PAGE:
Here is an example of a Milonga in Moscow.
People meet casually in a restaurant with great ambience and dance the night away:
Believe it or not, practically every night of the week there is somewhere to go Tango dancing in a large city.
Most people can show up all alone in a strange city, yet feel instantly at home by attending a Milonga and dancing the night away with strangers.
Tango is a dialogue between people, much like a language for communicating.
Once you learn it, it is a lifelong skill to enjoy.
It is normal to come to a Milonga alone not knowing anyone.
If you are traveling somewhere far away from home, finding a Milonga where you can dance Tango is a good way to meet people, and nice way to spend an evening out.
Here is an example of an outdoor Milonga that popped up out of nowhere, in the open air:
Legacy of Tango
As you can see, Tango can be dance anywhere that the heart desires.
There are many different styles of Tango, different types of music and venues, all over the world.
Tango is an International dance and is known globally.
However, like mentioned previously, it is much more than just a dance.
Tango has the capacity to teach people how to grow in a relationships and individually within themselves.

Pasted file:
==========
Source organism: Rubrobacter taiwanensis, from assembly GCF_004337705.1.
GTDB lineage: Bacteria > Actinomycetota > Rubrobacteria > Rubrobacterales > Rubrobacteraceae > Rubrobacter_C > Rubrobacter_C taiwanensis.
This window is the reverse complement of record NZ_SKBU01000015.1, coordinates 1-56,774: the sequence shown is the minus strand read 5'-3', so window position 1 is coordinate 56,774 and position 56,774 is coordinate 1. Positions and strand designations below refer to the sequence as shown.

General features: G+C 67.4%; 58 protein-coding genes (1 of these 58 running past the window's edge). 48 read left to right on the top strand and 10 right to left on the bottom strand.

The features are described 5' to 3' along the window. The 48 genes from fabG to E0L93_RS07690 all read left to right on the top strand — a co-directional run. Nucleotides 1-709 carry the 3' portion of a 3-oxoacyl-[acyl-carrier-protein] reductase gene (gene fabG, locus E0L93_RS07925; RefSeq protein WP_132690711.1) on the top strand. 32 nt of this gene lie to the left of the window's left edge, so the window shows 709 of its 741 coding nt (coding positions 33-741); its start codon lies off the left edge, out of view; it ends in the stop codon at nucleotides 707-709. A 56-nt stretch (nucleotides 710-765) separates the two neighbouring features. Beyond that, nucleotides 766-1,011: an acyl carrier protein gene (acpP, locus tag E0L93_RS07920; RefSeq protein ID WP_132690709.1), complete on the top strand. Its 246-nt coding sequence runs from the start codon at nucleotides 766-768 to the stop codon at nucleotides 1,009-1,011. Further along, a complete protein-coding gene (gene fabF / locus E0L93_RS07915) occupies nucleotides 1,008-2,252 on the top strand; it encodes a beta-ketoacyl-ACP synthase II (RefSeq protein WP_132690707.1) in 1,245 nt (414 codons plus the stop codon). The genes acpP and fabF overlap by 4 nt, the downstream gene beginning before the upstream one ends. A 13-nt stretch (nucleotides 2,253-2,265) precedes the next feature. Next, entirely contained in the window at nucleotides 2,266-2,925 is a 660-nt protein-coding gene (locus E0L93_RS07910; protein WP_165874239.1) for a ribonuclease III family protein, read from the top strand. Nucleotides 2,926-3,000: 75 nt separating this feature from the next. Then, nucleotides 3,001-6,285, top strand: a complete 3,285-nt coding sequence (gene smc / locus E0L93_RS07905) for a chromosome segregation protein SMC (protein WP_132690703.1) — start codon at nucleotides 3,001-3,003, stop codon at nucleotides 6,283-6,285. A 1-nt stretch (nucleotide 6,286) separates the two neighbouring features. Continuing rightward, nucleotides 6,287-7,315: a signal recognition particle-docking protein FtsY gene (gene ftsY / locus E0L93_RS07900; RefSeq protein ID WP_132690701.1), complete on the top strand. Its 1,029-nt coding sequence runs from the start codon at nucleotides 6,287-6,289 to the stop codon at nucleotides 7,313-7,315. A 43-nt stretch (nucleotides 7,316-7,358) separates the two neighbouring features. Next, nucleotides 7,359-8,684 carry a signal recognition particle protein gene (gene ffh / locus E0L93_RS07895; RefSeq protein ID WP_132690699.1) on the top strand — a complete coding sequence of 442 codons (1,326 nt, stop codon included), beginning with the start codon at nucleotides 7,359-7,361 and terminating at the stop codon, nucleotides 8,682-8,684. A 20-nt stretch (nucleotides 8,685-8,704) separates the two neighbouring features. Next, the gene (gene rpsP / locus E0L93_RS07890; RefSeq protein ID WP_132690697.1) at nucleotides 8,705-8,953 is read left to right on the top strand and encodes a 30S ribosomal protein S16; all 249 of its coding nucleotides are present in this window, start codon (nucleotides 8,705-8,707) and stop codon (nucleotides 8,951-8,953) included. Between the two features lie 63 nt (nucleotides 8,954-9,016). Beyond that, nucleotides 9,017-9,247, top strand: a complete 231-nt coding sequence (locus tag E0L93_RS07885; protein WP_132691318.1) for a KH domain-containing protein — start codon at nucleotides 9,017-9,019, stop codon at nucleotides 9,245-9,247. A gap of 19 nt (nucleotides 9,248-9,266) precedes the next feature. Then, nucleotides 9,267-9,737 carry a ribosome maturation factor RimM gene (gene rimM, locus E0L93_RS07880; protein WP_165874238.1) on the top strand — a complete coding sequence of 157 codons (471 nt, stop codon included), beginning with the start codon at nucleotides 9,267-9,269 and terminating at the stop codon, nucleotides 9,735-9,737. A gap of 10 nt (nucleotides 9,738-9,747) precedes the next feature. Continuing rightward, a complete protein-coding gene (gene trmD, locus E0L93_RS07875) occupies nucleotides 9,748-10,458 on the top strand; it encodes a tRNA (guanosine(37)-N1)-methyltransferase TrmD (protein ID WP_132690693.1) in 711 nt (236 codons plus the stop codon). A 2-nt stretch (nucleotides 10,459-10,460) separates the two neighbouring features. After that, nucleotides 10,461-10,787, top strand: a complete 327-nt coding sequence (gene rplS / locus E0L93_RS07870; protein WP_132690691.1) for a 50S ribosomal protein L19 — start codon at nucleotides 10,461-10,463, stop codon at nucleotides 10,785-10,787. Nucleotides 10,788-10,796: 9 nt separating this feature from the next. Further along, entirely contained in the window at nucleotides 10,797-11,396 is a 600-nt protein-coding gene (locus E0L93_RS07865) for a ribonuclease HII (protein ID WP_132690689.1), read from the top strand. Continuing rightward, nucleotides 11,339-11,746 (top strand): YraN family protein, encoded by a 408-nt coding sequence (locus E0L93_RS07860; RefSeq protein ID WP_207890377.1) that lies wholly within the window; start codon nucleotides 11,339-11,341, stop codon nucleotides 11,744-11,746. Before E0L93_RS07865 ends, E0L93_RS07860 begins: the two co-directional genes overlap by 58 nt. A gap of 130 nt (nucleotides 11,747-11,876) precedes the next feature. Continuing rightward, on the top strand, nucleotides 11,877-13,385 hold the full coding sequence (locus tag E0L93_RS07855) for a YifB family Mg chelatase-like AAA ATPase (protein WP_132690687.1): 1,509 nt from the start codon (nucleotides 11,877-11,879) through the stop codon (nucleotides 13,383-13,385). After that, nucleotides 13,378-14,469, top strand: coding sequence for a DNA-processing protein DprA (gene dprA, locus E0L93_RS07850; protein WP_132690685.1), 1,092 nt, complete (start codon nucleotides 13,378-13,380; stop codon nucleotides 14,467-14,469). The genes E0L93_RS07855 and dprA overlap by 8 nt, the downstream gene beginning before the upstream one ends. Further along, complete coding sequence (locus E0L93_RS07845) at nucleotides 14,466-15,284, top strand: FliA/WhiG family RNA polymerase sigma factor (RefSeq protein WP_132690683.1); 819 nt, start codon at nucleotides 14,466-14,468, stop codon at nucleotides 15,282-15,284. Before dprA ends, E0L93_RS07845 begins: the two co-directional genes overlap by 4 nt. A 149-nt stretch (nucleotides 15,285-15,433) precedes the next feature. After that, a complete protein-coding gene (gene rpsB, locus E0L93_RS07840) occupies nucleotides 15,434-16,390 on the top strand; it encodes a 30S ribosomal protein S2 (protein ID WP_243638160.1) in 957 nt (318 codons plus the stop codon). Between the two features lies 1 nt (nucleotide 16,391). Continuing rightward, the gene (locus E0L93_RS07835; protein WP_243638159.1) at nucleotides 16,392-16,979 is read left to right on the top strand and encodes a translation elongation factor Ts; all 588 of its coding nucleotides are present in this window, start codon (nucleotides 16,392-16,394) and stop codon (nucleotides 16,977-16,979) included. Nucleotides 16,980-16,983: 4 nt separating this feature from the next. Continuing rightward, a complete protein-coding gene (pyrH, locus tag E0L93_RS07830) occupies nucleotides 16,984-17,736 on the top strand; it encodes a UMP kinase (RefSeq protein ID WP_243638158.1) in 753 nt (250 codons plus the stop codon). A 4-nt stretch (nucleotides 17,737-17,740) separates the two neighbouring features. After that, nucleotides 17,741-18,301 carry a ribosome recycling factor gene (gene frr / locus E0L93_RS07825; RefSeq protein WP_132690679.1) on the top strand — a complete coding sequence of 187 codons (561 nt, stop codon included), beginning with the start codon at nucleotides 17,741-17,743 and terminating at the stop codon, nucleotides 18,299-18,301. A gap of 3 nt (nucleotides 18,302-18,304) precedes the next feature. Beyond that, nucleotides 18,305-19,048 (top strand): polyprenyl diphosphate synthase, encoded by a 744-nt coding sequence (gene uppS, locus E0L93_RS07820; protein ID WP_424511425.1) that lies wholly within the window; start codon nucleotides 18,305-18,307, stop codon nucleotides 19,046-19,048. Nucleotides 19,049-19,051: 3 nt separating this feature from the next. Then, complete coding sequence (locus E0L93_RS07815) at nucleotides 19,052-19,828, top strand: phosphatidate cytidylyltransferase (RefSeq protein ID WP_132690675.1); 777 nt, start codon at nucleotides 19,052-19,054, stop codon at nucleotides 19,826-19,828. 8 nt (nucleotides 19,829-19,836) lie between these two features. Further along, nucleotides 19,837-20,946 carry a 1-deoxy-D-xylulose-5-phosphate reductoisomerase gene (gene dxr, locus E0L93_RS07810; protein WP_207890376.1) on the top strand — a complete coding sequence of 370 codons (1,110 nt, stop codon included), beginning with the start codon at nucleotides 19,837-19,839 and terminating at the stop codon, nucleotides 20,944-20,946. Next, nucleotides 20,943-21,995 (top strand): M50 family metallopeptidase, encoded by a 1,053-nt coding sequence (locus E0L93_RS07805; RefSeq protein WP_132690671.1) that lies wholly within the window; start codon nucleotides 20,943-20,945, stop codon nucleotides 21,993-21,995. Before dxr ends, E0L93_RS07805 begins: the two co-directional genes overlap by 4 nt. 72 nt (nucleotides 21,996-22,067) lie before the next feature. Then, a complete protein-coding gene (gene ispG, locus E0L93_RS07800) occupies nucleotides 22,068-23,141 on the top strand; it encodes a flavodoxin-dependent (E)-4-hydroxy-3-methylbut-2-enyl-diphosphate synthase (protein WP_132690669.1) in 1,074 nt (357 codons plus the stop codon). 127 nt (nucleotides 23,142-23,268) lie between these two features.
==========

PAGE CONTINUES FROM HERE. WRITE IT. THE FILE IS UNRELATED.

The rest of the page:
By paying close attention and focusing to each other, Tango dancers create intimacy and connection.
There is a certain “letting go” and surrendering to your partner that goes on, as well as non judgmental acceptance of each other.
It is both healing and energizing.
More Examples of Tango from Around the World
Milonga in Budapest. Great ambience and setting, right on the water:
Milonga in Prague:
Here is an Argentinian couple dancing in front of a restaurant in Buenos Aires:
Another couple in the streets:
Try it for yourself.
Hope you enjoyed this little presentation of what Tango is all about.
Feel free to take the plunge and check out your local Tango scene to see what you’ve been missing out on.
If you want to really give it a go, contact your local dance studio and get some Tango life skills of your own!
Once you learn Tango, you will instantly be a part of something so much bigger than just a dance.
Now I want to hear from you!
Leave a comment and tell me your favorite thing about tango and anything else you’d like to know.